Part 2, a further eight chapters, is the application of the approaches the first four contributors discuss. John A. Thompson focuses on the “myth of an outmatched USA” in order to utilize both Stephanson’s and Westad’s approaches. Thompson wishes to understand why, in the wake of WWII and at the apex of its power, the United States felt it was in danger of being overrun by communism despite superior American arms and a still recovering Soviet Union. The “outmatched USA” myth found its basis in the concept that America’s own welfare depended on a balance of power in Europe, which Thompson traces to an early twentieth-century anti-isolationism lobby. Despite its origins in anti-isolationism rather than anticommunism, this concept drew greater support in the Cold War period as America became fearful of communist influence in Europe. Thompson demonstrates the power of Cold War myths and narratives over American policy, even when the myth originates in different circumstances. He shows the malleability and the messiness of the “outmatched USA” myth, which in turn underlines the messiness and malleability of the Cold War in general.
In “War Envy and Amnesia: American Cold War Rewrites of Russia’s War,” Ann Douglas explores how the history of WWII influenced Cold War relations. American envy of the Soviet Union’s military conduct led to the creation of a postwar narrative in which a WWII role of sacrifice and success for the Soviet Union did not fit. Douglas furthermore argues that the “amnesia” about the Soviet role in WWII was not created by the Cold War but was “also one of that war’s constitutive goals, preconditions, and motives, both geopolitical and psychological; ‘war envy,’ as I call it, predated and partly determined the Cold War” (p. 117). Douglas calls for greater attention to the reality of the Soviet WWII experience and to the fact that “war envy” influenced political and cultural expression during the Cold War.
Religion is the focus of two of Uncertain Empire’s chapters. In “The Spirit of Democracy,” Andrew Preston argues that Cold War events and policies should be viewed in conjunction with American religious movements and rhetoric. Christianity in particular played a role in American diplomacy during the Cold War and Christians like Chiang Kai-Shek and Synghman Rhee received corresponding support in American foreign policy. Preston also highlights the influence of religion on the Cold War with regard to how religious leaders viewed the use of nuclear weapons. He identifies religious figures who formed a “subversive opposition to the dominant Cold War narrative, challenging the moralistic presumptions of official versions of America’s global mission” (p. 167). By questioning America’s motives and willingness to use nuclear weapons, religious figures escaped the larger Cold War narrative and complicate our view of American beliefs and support during the Cold War.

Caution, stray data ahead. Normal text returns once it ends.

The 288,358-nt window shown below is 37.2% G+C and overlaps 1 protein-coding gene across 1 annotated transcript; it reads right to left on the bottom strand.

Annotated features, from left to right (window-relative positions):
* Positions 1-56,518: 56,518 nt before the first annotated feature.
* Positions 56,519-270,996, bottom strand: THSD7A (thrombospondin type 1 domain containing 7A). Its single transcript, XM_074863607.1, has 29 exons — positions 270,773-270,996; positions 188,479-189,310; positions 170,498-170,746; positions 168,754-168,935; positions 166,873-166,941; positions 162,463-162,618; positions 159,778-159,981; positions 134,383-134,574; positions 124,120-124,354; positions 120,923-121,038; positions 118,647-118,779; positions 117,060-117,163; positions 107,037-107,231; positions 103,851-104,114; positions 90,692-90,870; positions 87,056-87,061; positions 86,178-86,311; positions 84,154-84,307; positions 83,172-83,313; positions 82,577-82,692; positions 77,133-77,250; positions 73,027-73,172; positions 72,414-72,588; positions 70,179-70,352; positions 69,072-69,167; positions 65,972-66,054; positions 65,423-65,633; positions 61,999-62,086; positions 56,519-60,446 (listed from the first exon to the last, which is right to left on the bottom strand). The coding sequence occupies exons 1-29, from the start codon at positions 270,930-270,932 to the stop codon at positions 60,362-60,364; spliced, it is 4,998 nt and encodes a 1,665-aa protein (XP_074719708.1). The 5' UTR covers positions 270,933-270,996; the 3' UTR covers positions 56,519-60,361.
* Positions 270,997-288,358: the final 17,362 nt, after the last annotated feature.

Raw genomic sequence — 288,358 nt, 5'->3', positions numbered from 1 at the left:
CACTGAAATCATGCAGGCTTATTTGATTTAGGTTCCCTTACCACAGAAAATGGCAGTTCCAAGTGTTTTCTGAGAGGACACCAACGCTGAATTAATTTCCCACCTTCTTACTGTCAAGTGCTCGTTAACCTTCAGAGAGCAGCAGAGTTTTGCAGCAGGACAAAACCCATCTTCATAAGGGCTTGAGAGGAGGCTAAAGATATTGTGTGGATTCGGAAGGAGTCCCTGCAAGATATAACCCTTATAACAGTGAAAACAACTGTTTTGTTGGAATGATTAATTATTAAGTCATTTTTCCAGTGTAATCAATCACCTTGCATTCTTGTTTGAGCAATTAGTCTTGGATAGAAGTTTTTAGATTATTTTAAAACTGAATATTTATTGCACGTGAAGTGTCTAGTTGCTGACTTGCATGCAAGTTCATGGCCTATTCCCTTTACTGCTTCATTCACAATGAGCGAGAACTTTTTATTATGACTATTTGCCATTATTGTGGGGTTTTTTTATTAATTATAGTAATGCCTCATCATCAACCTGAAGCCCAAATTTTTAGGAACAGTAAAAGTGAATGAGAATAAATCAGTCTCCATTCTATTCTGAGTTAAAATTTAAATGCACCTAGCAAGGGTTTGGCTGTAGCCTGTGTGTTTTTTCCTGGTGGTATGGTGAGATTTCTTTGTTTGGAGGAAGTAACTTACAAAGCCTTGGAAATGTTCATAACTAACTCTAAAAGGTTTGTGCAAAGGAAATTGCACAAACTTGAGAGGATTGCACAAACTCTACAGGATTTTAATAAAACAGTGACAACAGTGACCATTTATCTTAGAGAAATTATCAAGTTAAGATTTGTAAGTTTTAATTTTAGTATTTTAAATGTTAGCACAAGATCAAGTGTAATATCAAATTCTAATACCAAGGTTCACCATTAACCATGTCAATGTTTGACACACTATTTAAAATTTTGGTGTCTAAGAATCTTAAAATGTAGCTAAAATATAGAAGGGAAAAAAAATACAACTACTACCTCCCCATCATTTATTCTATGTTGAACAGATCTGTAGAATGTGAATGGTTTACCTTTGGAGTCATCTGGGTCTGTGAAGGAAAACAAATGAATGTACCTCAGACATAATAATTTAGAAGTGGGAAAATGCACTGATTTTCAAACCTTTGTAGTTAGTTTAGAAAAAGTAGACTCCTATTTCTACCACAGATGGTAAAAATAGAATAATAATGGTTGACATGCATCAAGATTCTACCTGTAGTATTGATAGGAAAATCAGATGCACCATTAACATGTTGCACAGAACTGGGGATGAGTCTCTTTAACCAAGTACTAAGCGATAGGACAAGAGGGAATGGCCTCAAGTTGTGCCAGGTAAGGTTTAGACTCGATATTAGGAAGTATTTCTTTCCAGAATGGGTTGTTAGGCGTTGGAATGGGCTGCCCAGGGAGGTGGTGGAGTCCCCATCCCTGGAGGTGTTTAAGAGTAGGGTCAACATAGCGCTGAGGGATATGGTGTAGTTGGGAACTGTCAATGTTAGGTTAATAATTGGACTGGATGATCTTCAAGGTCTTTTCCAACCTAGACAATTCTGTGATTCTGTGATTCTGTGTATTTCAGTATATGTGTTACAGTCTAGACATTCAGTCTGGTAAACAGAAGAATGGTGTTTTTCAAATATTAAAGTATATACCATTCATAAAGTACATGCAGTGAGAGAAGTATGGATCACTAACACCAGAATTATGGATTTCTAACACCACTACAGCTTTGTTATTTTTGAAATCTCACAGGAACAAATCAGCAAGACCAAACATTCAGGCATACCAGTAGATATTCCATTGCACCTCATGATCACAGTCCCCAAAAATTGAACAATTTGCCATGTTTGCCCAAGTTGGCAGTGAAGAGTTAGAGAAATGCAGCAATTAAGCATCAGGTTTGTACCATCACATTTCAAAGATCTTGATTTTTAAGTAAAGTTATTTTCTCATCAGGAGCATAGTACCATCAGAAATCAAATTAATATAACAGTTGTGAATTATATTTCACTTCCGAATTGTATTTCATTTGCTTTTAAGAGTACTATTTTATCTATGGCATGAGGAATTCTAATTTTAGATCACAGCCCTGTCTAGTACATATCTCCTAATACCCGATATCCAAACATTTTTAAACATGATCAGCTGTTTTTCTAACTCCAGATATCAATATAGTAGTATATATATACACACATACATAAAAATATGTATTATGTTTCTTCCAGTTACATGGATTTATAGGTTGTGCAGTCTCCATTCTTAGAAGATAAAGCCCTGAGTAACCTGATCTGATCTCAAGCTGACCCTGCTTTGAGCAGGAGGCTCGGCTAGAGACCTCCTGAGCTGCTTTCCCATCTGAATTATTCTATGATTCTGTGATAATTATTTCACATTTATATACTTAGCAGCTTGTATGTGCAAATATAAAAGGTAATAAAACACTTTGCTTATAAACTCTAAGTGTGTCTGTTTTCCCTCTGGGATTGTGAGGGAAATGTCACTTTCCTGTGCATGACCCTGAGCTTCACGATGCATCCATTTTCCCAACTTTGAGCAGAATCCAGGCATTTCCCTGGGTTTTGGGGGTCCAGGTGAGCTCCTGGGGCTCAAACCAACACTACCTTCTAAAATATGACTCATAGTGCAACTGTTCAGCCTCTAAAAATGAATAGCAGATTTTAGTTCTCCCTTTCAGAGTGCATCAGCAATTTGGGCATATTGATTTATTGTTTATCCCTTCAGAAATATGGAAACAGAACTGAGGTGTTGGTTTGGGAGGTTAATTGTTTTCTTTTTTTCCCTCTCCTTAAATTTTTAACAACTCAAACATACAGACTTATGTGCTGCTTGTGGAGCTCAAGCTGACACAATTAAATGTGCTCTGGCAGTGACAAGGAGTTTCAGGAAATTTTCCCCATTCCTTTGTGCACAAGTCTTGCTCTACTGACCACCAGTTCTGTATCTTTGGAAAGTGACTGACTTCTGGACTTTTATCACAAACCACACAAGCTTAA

The other chapters take on diverse topics, including blues music, anthropology, memory, and cognitive and perceptual training. The contributors utilize the “heightened consciousness” the editors espouse in their introduction and are able to question traditional assumptions in the approach to Cold War studies. However, while the contributors to Uncertain Empires certainly give Cold War scholars the impetus to question the concept of “the Cold War,” given the diversity and the brevity of each chapter, they do not necessarily add order to the amorphous field of Cold War studies. Isaac and Bell desire a reevaluation of the field as experienced by scholars of the Industrial Revolution and Renaissance. Though the authors of part 2 refer briefly to the methodological approaches put forth in part 1, this does not represent a cohesive, complete reevaluation of the field but instead a more pluralistic approach.
, with America
Thompson wishes to understand why
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Victoria Hallinan. Review of Isaac, Joel; Bell, Duncan, eds., Uncertain Empire: American History and the Idea of the Cold War.